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Avoid past mistakes if military option inevitable
Comment by Sidney Jones in The Jakarta Post


The government may have given Free Aceh Movement (GAM) an ultimatum on Monday to lay down its arms and accept autonomy or else, but in fact the "or else" has already begun. Both sides are mounting attacks, armed clashes are frequent, and there are no monitors in the field to document what's going on. The question is not whether military operations will begin in two weeks but whether those underway will be significantly increased.

GAM bears a significant share of the blame, though by no means all of it, for the unraveling of the Dec. 9 agreement. But International Crisis Group (ICG) has repeatedly warned that a military approach alone will not solve this conflict and indeed may strengthen support for GAM, especially if civilian casualties are high. There is a flicker of hope that negotiations will resume, but if, in the end, they collapse, it does not mean that the use of force will be any more successful in ending the rebellion.

At the same time, no government willingly tolerates a guerrilla movement on its soil. If the Megawati government cannot persuade GAM, through negotiation or co-optation, to abandon its armed struggle, the brakes on the military will come off.

In that case, the government will need to avoid repeating the mistakes it has made in the past in conducting security operations, if it is going to have any chance of rebuilding credibility and trust in Aceh.

Ten steps the government might consider are as follows:

* Publish rules of engagement.

Civilians, not just soldiers, should understand clearly what the rules of engagement are, and these should be published in the national and local media and disseminated as widely as possible through other means.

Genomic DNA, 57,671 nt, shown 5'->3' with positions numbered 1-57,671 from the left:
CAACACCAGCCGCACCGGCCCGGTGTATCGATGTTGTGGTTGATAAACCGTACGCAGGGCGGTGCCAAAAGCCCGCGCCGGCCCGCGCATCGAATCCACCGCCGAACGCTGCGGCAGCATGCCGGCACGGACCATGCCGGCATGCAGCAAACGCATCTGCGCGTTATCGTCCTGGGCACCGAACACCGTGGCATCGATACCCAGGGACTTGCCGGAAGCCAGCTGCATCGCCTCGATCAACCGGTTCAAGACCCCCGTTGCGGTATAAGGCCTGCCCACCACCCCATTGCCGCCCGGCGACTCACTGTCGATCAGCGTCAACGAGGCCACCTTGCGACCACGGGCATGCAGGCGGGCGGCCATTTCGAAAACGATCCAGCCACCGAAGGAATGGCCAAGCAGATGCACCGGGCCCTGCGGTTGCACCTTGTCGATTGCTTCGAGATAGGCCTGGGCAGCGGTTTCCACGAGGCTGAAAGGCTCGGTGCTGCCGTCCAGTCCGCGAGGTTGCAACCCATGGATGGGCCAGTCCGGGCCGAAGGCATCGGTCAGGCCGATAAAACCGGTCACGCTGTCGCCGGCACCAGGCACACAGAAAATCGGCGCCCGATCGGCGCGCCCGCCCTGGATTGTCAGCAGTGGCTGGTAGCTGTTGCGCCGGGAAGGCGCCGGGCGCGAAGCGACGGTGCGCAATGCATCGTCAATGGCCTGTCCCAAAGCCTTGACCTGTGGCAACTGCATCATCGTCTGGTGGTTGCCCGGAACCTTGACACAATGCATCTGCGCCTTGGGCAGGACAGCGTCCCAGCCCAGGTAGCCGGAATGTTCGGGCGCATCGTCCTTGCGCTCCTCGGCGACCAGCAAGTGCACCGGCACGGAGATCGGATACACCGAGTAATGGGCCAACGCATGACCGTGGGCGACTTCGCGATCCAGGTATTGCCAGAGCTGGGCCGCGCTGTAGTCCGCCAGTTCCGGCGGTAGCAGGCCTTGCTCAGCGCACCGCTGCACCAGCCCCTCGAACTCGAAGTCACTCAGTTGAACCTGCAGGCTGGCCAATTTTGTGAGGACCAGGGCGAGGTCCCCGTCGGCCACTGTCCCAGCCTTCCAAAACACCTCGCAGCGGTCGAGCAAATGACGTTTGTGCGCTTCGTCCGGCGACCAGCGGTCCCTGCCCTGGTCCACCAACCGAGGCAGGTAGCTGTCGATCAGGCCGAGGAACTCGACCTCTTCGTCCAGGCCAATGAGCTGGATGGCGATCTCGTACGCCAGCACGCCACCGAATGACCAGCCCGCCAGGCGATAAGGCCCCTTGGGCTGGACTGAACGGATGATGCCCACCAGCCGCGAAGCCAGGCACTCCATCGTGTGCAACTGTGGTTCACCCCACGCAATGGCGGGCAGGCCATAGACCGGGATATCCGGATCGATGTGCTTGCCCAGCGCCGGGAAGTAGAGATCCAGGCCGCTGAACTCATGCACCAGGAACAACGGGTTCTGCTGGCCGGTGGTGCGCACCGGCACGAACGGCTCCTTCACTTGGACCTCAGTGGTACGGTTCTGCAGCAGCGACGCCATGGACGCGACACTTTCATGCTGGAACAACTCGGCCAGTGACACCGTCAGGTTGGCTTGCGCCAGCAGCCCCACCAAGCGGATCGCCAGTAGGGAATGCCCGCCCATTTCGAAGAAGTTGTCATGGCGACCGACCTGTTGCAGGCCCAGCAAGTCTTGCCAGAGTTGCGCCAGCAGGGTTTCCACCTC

* Don't use Mobile Brigade (Brimob)

Over the last three years in Aceh, Brimob has developed an unenviable reputation for abusive behavior. Its members tend to be younger, with less training and experience, than soldiers, and their commanders appear to be unable to prevent their preying on civilians when they are not engaged in combat. A significant Brimob presence is likely not only to deepen resentment of the local population, but also to blur the distinction between the Army and police. The government should reconsider any plans to augment Indonesian Military (TNI) forces there with Brimob troops.

* Give neutral and impartial humanitarian organizations access to the injured, displaced, and detained and to areas where conflict has made it difficult for people to obtain basic goods and services.

* Keep conflict areas open to journalists and independent observers.

The standard practice for military operations in the past has been to shut down conflict areas tightly, making it difficult for journalists and independent observers to go in or for local people to get information out. The idea of "embedding" journalists has not taken root in Indonesia. Clearly there are security risks involved, but transparency should be encouraged wherever possible.